What is interesting here is that the entire sequence seems to be made up primarily of static shots. There is the occasional very subtle movement, but no dolly or tracking shots, only slight pans and tilts. The establishing landscape shots are static (obviously, because they were still images). The theatrical lighting and composition of the shots almost seems to evoke an image of a museum diorama or zoo habitat. You’ll also notice the substantial use of long shots, which seems to lend itself nicely to the diorama idea. Whereas it is possible that this choice was made simply to make use of the full scope of the set, some have speculated that this is to make the audience feel like observers rather than participants and allow them to watch the apes much in the same way the alien presence did. And since the Dawn of Man sequence was shot last, it is conceivable that the “habitat look” was meant to mirror the final sequence of the film in which Dave Bowman finds himself in a habitat of his own. It is questionable whether or not all this was intended or simply necessary due to the inability to shoot on location.
Let’s look at the initial meeting between the ape tribes. The two tribes meet on either side of a watering hole. The shot list seems to be made up of mostly long shots from either side facing each tribe. We’ve established that there was only one projection screen and the set was on a turntable, so each view we see is of the set rotated 180 degrees. We never get a shot from the side showing both tribes on either side of the frame. Now, it looks as if these large rock formations would have prevented a clear shot had the set been rotated 90 degrees. That said, Kubrick could very well have brought the camera closer to shoot from the side. Instead, we get a reverse shot with a foreground layer of the backs of the apes looking at the tribe that we are looking at to make the meeting make sense without an establishing shot from the side. What I’m getting at is—it seems as though the physical location of the camera never crosses on to the set. Even the closer shots appear to be shot from far away with a telephoto lens—see how the apes closest to the camera seem to pass in front with relative ease. The question is—did the set constrain the production and reduce the possible choice of shots or did shooting from outside the set purposefully lend itself to the constructed habitat idea?
The camera does cross onto the set directly after this scene for the night scene and the scene with the monolith. Although, only two of these shots feature the projection screen.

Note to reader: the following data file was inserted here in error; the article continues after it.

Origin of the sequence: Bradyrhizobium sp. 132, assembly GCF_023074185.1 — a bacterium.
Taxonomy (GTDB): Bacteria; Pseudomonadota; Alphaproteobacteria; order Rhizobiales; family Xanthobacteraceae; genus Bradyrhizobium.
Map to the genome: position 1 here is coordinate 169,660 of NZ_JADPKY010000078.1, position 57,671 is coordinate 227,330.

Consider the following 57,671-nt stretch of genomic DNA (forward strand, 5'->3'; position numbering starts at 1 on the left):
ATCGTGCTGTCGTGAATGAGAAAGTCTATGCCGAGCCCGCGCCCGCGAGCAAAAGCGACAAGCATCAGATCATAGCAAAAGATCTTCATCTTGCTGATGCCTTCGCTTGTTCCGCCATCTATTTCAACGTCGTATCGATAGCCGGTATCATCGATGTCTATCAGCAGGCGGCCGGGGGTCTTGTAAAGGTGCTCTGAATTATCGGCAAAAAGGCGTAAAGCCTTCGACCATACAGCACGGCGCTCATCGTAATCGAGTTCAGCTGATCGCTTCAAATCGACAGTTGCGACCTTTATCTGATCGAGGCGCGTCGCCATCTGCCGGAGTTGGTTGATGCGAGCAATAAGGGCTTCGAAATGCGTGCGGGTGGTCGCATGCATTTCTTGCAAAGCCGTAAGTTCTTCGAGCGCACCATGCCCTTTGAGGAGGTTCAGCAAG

For the most part, nearly every shot in the Dawn of Man sequence features the projection screen. There are the extreme long shots of: the watering hole, the flat walled off space, and the shelter space where the monolith appears. Then, there are some closer shots that seem to take place very close to the projection screen, this one is a little further back – possibly to transition from the still establishing shots, and a few medium close-up shots without the screen visible.
You’ll also notice that the Dawn of Man sequence lacks any dialogue whatsoever—it is for all intents and purposes, a silent film. It works really well as an opening to the film because it is a very simple and direct story told completely visually that perfectly sets up the concept and the overall theme of the film— a man-ape tribe tries to survive on limited food and water, there is a confrontation between two tribes over ownership of a watering hole, a mysterious object appears before one of the tribes and gives them inspiration for the first use of a weapon to kill animals for meat and to reclaim their resources giving their tribe strength and power. Despite the relatively simple story, the way it was shot stimulates our intellect upfront by lacking very many close ups. The use of many long shots and medium shots with several subjects inhabiting the frame stimulates the audience’s mind by forcing them to choose what to look at and what to notice as opposed to a close up, which directs the audience’s attention to something specific. This way, the audience is required to become more active and engage with the story. There are points of specific action to lead the viewer’s attention, but there are also several shots that are purely observational. Even some of the pivotal scenes contain a variety of shots that don’t favor any one character in particular. This perfectly introduces the pacing for the following section— our introduction to space. And the story is propelled forward by the intrigue and mystery of the monolith that links the sections together.
I feel that the way the entire Dawn of Man sequence was staged and shot meshes very well with the rest of the film and it seems that the cohesiveness would have been lost had they shot on location with potentially more freedom.
There was one shot however, that was filmed outside of the soundstage and that is the shot where Moonwatcher uses the bone to crush the skull. The sky in this shot is real. Richter performed this scene on a platform outside most likely so that they could shoot the extreme low-angle and not have to worry about lights getting in the shot (Cinetropolis).
It was reportedly after this scene was shot that Kubrick got the idea to do the graphic match-cut of the bone in the air with the nuclear satellite.
Arthur C. Clarke: “Stanley was walking back to the studio and he had a broomstick and he was throwing this broomstick up in the air and I was quite worried that it might come down on him. And I think that was when he got the idea of this transition, which is of course what happened. The bone goes up and turns into what is supposed to be an orbiting space bomb—a weapon in space. Although that isn’t made clear. You just assume it’s some kind of space vehicle and there’s a three million year jump cut.”
2001: A Space Odyssey (1968 Dir. Stanley Kubrick)
Kubrick Interview by Jeremy Bernstein (1966)
The Making of Kubrick’s 2001 – Edited by Jerome Agel (special thanks to La Familia Film)
2001: A Space Odyssey Blu-ray commentary
A vintage article from American Cinematographer by Douglas Trumbull on creating Special Effects for 2001 A Space Odyssey
Projector diagram from Taschen’s “The Making of Stanley Kubrick’s 2001: A Space Odyssey”
Similar cloud pattern
Dan Richter Cinetropolis Interview
Stanley Kubrick | 2001 A Space Odyssey (1968) | Making of a Myth
This video essay was written, edited, and narrated by Tyler Knudsen.